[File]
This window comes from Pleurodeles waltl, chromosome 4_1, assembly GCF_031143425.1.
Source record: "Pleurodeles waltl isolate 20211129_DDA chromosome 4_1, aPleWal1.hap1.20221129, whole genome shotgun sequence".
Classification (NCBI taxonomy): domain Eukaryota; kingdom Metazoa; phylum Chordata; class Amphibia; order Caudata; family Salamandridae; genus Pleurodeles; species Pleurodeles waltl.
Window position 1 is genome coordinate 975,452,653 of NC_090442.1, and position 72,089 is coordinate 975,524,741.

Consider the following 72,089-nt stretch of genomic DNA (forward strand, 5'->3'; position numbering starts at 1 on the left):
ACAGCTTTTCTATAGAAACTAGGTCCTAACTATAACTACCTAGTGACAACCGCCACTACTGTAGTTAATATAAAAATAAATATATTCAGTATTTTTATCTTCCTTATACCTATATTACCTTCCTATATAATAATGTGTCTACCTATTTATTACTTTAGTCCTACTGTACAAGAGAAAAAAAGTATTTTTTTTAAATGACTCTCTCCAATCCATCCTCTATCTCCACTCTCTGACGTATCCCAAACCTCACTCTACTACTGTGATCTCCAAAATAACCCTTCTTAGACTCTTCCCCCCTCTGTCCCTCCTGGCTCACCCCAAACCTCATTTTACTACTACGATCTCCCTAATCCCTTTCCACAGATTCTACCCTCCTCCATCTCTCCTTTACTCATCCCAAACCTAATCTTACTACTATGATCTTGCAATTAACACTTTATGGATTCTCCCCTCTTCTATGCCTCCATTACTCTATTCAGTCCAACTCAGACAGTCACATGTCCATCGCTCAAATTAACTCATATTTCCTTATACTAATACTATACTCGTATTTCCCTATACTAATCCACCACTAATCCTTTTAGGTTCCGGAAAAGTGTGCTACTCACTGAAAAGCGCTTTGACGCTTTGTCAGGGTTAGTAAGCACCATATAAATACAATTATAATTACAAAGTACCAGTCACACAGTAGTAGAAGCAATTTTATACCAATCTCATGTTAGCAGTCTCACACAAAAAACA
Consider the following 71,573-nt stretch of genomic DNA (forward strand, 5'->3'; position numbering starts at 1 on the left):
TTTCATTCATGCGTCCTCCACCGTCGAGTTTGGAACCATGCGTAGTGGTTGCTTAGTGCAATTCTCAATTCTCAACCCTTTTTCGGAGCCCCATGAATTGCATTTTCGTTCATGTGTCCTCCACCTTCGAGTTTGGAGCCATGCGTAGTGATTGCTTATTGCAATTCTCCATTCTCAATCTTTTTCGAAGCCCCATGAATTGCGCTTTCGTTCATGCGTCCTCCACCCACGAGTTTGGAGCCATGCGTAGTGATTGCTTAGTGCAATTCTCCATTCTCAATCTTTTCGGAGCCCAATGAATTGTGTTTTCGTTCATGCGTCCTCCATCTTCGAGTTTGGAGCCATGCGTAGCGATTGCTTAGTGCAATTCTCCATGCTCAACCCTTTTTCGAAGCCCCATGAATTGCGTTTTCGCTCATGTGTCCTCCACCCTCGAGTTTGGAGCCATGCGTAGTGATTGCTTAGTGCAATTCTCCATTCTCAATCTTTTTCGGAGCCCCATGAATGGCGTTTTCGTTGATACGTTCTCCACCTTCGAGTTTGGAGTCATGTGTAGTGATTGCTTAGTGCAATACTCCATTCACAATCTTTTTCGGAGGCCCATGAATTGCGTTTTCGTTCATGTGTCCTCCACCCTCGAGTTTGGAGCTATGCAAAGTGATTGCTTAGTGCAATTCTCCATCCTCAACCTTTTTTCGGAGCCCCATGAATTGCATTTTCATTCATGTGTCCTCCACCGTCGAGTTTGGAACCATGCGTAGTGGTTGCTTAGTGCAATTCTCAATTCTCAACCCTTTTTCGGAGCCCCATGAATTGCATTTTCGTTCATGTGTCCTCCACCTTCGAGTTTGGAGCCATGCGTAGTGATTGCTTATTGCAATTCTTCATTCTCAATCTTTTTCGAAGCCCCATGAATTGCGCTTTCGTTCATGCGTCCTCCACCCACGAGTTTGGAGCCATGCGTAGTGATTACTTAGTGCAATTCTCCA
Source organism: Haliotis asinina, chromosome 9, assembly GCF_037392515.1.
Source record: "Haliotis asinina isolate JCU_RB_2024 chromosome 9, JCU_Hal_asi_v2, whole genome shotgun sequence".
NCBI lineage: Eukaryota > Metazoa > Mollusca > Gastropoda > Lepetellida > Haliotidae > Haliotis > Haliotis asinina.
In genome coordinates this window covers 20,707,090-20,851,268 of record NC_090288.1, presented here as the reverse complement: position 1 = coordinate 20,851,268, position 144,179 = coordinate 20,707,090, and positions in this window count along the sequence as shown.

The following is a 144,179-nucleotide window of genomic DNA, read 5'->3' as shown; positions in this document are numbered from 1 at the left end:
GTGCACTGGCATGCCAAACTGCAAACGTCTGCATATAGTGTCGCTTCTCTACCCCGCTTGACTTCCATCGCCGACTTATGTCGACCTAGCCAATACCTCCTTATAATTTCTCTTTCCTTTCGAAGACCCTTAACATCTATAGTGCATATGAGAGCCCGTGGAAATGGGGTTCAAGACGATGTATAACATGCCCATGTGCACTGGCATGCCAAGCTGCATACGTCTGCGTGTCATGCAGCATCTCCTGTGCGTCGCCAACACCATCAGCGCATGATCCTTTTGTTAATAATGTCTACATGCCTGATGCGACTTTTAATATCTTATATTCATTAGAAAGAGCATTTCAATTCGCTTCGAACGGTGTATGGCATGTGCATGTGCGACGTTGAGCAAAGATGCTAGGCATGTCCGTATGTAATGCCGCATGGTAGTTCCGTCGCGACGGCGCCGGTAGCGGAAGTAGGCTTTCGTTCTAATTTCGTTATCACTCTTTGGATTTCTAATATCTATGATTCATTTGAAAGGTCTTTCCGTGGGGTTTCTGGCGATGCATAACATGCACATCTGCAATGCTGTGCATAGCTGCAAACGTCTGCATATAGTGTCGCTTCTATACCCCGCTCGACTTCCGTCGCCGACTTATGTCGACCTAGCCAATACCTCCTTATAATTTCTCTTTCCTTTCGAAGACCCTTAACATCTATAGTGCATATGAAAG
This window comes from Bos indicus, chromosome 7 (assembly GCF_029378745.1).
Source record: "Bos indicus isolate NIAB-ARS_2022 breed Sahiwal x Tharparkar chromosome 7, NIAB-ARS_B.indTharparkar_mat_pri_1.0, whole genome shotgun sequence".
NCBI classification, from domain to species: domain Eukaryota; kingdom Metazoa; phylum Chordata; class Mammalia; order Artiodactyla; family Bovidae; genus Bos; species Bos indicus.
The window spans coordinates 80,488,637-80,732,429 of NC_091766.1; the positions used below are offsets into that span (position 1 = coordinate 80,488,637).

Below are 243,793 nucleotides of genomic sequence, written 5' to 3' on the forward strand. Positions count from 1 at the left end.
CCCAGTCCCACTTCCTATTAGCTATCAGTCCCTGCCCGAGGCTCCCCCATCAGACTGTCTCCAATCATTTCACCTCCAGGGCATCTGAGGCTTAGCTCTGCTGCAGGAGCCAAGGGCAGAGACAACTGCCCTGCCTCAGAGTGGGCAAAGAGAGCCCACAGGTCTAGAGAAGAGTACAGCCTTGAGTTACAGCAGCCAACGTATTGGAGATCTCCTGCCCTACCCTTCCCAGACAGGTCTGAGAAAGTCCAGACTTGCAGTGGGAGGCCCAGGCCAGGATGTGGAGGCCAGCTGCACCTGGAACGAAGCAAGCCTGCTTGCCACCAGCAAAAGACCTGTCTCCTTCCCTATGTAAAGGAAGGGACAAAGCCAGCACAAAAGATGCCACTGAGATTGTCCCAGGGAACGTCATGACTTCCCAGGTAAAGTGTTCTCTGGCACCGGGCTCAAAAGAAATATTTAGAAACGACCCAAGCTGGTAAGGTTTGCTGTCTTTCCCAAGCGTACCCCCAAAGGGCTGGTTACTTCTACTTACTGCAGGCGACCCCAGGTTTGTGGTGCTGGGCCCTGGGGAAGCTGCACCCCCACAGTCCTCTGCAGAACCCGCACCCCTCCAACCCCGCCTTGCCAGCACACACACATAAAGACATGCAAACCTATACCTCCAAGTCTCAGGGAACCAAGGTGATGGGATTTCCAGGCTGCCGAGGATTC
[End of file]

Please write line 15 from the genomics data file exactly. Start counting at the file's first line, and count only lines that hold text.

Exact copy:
This window comes from Bos indicus, chromosome 7 (assembly GCF_029378745.1).